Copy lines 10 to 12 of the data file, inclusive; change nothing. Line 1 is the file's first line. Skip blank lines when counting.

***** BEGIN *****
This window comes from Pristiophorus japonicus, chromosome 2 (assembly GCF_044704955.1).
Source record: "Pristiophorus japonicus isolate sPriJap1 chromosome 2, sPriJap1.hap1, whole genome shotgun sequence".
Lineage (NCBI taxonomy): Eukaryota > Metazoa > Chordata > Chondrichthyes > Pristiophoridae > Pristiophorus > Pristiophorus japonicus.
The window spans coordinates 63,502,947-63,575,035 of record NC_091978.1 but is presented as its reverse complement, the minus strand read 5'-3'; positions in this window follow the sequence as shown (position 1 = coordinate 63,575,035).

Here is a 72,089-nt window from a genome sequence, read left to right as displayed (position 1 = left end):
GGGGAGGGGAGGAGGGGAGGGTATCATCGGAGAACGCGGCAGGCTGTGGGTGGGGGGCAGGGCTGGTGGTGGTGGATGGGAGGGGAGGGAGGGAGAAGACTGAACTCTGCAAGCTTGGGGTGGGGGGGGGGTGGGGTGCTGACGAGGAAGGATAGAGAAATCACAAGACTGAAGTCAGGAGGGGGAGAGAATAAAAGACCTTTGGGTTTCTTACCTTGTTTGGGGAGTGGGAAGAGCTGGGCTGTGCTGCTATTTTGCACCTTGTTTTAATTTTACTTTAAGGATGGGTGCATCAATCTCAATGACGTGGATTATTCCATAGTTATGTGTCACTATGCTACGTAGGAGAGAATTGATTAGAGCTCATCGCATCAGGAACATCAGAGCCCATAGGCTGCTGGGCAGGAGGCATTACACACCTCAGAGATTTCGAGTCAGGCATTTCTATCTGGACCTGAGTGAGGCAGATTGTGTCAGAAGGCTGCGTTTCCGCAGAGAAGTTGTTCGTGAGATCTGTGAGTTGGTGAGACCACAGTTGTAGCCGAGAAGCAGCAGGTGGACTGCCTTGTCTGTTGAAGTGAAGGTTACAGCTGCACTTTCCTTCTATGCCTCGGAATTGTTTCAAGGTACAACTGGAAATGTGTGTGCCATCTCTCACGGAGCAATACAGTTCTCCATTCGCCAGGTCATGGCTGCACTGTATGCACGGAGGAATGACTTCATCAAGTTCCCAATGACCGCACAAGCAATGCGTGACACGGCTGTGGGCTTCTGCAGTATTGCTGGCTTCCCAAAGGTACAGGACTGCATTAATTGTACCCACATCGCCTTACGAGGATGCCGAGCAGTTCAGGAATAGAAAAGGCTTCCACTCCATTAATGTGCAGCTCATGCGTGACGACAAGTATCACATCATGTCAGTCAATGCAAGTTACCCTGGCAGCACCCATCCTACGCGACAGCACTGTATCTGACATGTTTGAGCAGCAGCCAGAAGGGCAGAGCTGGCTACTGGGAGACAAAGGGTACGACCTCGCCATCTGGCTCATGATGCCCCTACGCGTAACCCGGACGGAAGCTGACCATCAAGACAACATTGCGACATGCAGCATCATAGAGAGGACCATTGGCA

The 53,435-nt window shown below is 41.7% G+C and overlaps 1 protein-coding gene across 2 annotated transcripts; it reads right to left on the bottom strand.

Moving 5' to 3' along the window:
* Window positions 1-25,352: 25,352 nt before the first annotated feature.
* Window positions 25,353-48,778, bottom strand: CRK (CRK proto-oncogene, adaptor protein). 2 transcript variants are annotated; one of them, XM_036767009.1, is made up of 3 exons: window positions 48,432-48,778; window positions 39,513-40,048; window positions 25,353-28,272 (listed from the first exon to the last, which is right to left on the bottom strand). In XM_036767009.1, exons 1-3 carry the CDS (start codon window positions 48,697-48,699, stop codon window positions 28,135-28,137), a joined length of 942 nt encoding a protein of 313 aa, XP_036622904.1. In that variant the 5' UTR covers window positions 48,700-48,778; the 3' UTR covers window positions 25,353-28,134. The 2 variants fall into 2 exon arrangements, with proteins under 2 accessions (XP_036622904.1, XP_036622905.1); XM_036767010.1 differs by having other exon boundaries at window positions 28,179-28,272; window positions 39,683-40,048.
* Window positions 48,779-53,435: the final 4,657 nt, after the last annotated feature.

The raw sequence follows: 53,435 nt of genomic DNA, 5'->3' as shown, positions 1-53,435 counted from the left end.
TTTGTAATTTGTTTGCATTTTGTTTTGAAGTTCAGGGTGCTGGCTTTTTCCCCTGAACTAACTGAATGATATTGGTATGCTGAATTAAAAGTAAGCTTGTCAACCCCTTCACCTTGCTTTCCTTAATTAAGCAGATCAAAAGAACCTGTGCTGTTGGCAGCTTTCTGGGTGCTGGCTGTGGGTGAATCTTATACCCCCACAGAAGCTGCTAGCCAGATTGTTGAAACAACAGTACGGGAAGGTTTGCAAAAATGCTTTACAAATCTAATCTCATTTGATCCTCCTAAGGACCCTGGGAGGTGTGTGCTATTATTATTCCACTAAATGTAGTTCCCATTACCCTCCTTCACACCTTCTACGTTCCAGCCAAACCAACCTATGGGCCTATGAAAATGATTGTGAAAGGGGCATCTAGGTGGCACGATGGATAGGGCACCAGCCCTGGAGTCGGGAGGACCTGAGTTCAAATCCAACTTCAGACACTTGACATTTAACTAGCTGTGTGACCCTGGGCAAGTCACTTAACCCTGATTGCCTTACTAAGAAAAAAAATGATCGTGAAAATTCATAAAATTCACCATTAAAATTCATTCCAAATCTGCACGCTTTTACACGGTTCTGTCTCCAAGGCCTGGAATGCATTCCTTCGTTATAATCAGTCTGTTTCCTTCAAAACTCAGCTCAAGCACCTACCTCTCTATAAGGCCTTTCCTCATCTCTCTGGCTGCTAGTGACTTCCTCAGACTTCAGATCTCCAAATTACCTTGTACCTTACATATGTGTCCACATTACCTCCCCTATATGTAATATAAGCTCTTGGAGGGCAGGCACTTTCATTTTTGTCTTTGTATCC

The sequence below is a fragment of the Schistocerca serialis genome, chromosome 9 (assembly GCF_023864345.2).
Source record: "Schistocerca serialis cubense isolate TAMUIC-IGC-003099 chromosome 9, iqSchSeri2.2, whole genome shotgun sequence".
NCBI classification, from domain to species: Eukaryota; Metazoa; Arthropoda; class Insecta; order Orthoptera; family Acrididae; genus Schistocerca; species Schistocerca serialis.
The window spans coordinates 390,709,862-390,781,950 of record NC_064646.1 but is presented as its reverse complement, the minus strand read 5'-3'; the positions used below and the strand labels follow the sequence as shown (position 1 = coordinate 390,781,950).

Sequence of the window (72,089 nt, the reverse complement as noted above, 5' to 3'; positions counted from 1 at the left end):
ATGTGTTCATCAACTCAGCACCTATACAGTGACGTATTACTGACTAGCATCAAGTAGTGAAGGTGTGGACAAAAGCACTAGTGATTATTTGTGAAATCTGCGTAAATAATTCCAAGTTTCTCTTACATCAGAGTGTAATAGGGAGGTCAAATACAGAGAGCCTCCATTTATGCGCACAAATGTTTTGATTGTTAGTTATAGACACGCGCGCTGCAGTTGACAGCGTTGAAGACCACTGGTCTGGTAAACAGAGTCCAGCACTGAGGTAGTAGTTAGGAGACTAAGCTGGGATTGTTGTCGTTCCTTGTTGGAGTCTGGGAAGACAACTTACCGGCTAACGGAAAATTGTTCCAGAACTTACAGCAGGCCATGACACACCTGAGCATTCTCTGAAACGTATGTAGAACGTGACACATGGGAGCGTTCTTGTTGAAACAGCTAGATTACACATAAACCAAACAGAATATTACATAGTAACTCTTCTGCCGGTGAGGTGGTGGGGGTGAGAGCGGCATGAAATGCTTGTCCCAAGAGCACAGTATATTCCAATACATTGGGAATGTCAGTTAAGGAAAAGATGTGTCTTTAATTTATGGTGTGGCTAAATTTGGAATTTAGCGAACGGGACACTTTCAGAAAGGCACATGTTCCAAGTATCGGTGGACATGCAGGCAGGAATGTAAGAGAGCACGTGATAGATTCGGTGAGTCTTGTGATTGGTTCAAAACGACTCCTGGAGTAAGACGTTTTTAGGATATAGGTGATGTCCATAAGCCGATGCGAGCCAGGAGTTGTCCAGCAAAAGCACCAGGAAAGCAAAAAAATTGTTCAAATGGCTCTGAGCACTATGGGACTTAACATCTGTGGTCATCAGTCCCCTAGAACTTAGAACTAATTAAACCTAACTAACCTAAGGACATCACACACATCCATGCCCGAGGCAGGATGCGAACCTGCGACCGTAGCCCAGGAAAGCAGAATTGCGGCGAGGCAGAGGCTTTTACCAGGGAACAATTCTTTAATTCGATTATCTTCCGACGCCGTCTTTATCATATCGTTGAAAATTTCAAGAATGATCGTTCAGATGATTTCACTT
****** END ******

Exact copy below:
* Window positions 25,353-48,778, bottom strand: CRK (CRK proto-oncogene, adaptor protein). 2 transcript variants are annotated; one of them, XM_036767009.1, is made up of 3 exons: window positions 48,432-48,778; window positions 39,513-40,048; window positions 25,353-28,272 (listed from the first exon to the last, which is right to left on the bottom strand). In XM_036767009.1, exons 1-3 carry the CDS (start codon window positions 48,697-48,699, stop codon window positions 28,135-28,137), a joined length of 942 nt encoding a protein of 313 aa, XP_036622904.1. In that variant the 5' UTR covers window positions 48,700-48,778; the 3' UTR covers window positions 25,353-28,134. The 2 variants fall into 2 exon arrangements, with proteins under 2 accessions (XP_036622904.1, XP_036622905.1); XM_036767010.1 differs by having other exon boundaries at window positions 28,179-28,272; window positions 39,683-40,048.
* Window positions 48,779-53,435: the final 4,657 nt, after the last annotated feature.

The raw sequence follows: 53,435 nt of genomic DNA, 5'->3' as shown, positions 1-53,435 counted from the left end.